HOW DIFFICULT IS TO PLAN WHEN YOU DON’T KNOW THE PRECISE NATURE OF THE REGULATIONS?

“It’s always nice to know what you’re getting into fully. I think there’s enough information about how GT3 works today, and we can kind of extrapolate what GT3 is going to look like tomorrow based off that to get ourselves set up for what we need to know for each of the different series that the car could run in… although there are quite a few! We’ll probably have to target some main ones initially and then grow from there.”

HAVE YOU BEEN SATISFIED WITH THE SPLIT STRATEGY OF A CORVETTE IN IMSA AND ANOTHER IN WEC?

“From the marketing perspective, for sure. We have a global presence with the car, which is awesome just as the C8 is going into production and being available across the world. It was nice to start building fanbases for Corvette outside our traditional markets. That being said, we want to keep our traditional markets strong because that’s important to us. Developing the relationships in the WEC paddock has been successful. I’m sure Alexander can speak to this and put his 2022 Corvette hat on for a second, our experience at Le Mans this year – having been in the paddock and understanding the rules and the regs – it felt like this was totally different than in the past.”

Alexander Sims: “It felt brilliant. We were fully integrated with the way it was all working. The team and the understanding from Corvette’s side of the championship was fully in-tune. It worked very, very well and is good for the future.”

Laura Wontrop Klauser: “That was our race. Unfortunately, things didn’t work out the way we wanted it. We were ready to see that through to the checkers first in GTE Pro. Even after we got through Le Mans, our Monza was super-exciting, to have that opportunity in the European market. The race we just did in Japan wasn’t the best on our side, but the exposure we’re getting over there has been good. We’re really pleased with how things worked out. I know our IMSA fans are still disappointed that they’re only seeing one car at the races here. I wish it wasn’t the case but letting the GTE car shine in the WEC where it was originally designed to run in that category and using the GTD PRO car to start learning for GT3 has been a nice balance.”

WILL YOU HAVE TWO CARS AT THE ROLEX 24?

“We have not yet made the 2023 announcements yet, but they are coming soon.”

YOU SAID THE NUMBER OF CUSTOMER CARS WILL BE A LITTLE RESTRICTED IN THE FIRST YEAR SO YOU CAN PROPERLY SUPPORT THEM. WHAT REGIONS ARE YOU LOOKING TO DO THAT, AND IS THERE A MAX NUMBER OF CARS AVAILABLE FOR ’24?

“Our first focus will be the United States. That’s our home market and that’s where the majority of our production car sales are. And it’s home, so it’s a lot easier to figure out support when you’re in the same country. We’re not turning a blind eye to anything else. We know the big volume for GT3 is in Europe, and the Asian market is growing as well. So while you may see us primarily in the U.S. to start, there is a growth plan to get to Europe and eventually to Asia as well. In terms of number, that part we’re still working through. The regulations say you have to build 20 in the first two years, so the first easy one is to say we’ll do 10 per year. But realistically we’re going to meet the requirement but also placing cars with the right teams in the right places. We’ll see how that shakes out. It’s not going to be like off the bat we’ll have 35 cars racing all over the world in 2024. It’ll probably a little bit of a slower walk than that… maybe 10 to 12 total, somewhere in there. They won’t all be starting the season. We’ll get there as we get there.”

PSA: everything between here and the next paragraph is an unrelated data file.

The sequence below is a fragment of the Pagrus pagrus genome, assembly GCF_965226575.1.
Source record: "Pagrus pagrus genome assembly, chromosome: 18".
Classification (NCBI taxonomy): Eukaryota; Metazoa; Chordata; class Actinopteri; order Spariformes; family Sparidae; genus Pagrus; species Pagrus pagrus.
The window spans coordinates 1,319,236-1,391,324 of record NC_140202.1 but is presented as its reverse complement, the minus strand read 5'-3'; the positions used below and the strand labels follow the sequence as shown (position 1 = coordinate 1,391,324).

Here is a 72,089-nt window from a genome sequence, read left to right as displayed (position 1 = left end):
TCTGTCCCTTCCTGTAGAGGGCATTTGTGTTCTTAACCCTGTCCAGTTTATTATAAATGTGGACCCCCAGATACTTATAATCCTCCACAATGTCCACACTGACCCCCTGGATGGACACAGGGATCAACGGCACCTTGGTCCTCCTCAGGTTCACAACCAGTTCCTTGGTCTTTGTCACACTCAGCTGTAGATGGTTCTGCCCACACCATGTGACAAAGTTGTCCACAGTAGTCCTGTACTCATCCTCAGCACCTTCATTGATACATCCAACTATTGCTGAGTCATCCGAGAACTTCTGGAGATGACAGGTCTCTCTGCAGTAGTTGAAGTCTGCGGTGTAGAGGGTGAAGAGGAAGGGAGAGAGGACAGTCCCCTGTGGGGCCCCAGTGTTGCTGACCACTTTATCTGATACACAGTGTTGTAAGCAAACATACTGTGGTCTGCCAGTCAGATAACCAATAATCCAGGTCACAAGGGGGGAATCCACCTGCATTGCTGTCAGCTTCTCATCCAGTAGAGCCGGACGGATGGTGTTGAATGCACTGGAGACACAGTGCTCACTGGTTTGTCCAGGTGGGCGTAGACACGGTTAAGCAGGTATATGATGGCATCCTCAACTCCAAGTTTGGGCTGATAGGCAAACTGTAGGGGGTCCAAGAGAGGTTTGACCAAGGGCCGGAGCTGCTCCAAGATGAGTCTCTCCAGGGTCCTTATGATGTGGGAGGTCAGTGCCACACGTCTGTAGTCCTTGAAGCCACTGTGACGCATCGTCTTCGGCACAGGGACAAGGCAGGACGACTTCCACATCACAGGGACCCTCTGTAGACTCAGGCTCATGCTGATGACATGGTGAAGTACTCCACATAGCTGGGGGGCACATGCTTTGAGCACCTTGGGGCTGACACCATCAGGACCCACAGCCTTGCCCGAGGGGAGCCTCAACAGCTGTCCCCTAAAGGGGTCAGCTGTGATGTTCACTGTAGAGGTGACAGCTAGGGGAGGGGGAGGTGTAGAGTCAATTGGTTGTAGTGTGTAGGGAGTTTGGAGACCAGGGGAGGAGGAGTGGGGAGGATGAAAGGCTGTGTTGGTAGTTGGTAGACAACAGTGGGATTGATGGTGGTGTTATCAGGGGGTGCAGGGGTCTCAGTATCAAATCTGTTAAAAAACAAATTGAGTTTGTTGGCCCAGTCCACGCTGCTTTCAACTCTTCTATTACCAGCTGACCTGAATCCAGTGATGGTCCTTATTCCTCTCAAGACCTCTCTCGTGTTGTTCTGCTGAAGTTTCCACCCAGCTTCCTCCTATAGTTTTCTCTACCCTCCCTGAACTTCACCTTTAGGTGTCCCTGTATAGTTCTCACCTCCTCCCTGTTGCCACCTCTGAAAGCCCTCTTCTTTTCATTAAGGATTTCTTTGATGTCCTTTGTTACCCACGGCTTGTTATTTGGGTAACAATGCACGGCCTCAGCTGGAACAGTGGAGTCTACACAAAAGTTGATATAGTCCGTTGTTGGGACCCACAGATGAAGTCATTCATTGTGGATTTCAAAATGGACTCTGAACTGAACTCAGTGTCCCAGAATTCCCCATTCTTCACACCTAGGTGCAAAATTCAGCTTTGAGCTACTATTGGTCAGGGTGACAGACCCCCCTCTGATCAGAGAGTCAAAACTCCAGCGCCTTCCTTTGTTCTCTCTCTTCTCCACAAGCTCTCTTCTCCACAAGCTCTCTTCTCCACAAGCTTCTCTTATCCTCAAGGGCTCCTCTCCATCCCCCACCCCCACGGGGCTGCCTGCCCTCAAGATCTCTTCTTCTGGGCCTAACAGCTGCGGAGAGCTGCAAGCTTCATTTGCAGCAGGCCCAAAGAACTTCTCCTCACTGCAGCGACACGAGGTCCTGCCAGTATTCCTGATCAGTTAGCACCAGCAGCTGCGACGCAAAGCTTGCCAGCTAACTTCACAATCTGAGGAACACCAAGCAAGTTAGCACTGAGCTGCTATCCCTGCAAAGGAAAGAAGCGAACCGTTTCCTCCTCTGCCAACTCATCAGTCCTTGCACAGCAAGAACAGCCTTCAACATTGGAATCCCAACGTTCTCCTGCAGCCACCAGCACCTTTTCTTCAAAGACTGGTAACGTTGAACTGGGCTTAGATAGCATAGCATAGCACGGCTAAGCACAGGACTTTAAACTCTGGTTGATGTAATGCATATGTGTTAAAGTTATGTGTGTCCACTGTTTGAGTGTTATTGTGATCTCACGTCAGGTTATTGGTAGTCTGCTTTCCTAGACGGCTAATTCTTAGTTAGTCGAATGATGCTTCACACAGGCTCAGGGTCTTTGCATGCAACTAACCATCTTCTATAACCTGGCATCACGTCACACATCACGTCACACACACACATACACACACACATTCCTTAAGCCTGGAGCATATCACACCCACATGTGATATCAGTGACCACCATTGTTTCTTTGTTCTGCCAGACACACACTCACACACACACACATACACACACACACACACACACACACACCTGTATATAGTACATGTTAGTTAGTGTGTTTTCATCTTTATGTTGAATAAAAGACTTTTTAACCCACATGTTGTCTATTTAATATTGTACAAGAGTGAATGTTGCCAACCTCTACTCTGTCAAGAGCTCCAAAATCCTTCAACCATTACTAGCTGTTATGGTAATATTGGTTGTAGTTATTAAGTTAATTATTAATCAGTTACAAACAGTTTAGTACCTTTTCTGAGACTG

SO IT’S ONLY GOING TO BE FOR U.S. CUSTOMERS IN ’24?

“The focus will be the U.S., but we’ll place a couple in Europe if we have a good fit and it’s the right series. In terms of the bulk of the volume to start, that’ll be the U.S. with Europe quickly coming in behind either at the end of ’24 or the beginning of ’25.”

IS THE IDEA TO HAVE CUSTOMER CARS READY FOR DAYTONA OF 2024?

“We’re intending to have the IMSA cars that we will commit to for 2024 ready to roll for Rolex. It’ll be multiple teams. Details are not set right now, and we’re still working through that. You have to find the right teams to pair up with to know if it will be Pro or Am and things along those lines. But the intent is to have multiple teams racing in the Rolex. We haven’t gotten to that part of an announcement yet. As we work through this plan, we’re seeing what makes sense for the car and what makes the most sense for the brand. That will come later once we’re ready to make that announcement.”

FOR 2023, THE ONLY WAY TO RUN AT LE MANS IS GTE AM. ARE YOU LOOKING AT POTENTIAL CUSTOMERS FOR THAT IN WEC OR JUST A SINGLE ENTRY JUST FOR LE MANS?

“I don’t know if anyone will be doing single entries for Le Mans. Based on how popular that race is going to be, I’m assuming it’s going to be very strict. We haven’t ruled out anything. The announcement for ’23 is coming soon. We explored all paths. We didn’t want to shut any doors without properly looking into what our options were. We also aren’t going to try and force something. If it doesn’t make sense, we aren’t going to do it for the sake of doing it. We want to make sure that we still keep what everyone thinks of when they think of Corvette Racing – strong performance by a strong team with strong drivers. All of that is critical to us, especially as we are getting into GT3 and we want to court great teams and great customers for our Corvette GT3 car. We’re keeping all those values.”

ALEXANDER SIMS

WHAT WERE SOME OF THE DIFFERENCES IN THE CAR YOU NOTED AT ROAD ATLANTA FROM YOUR INITIAL TEST?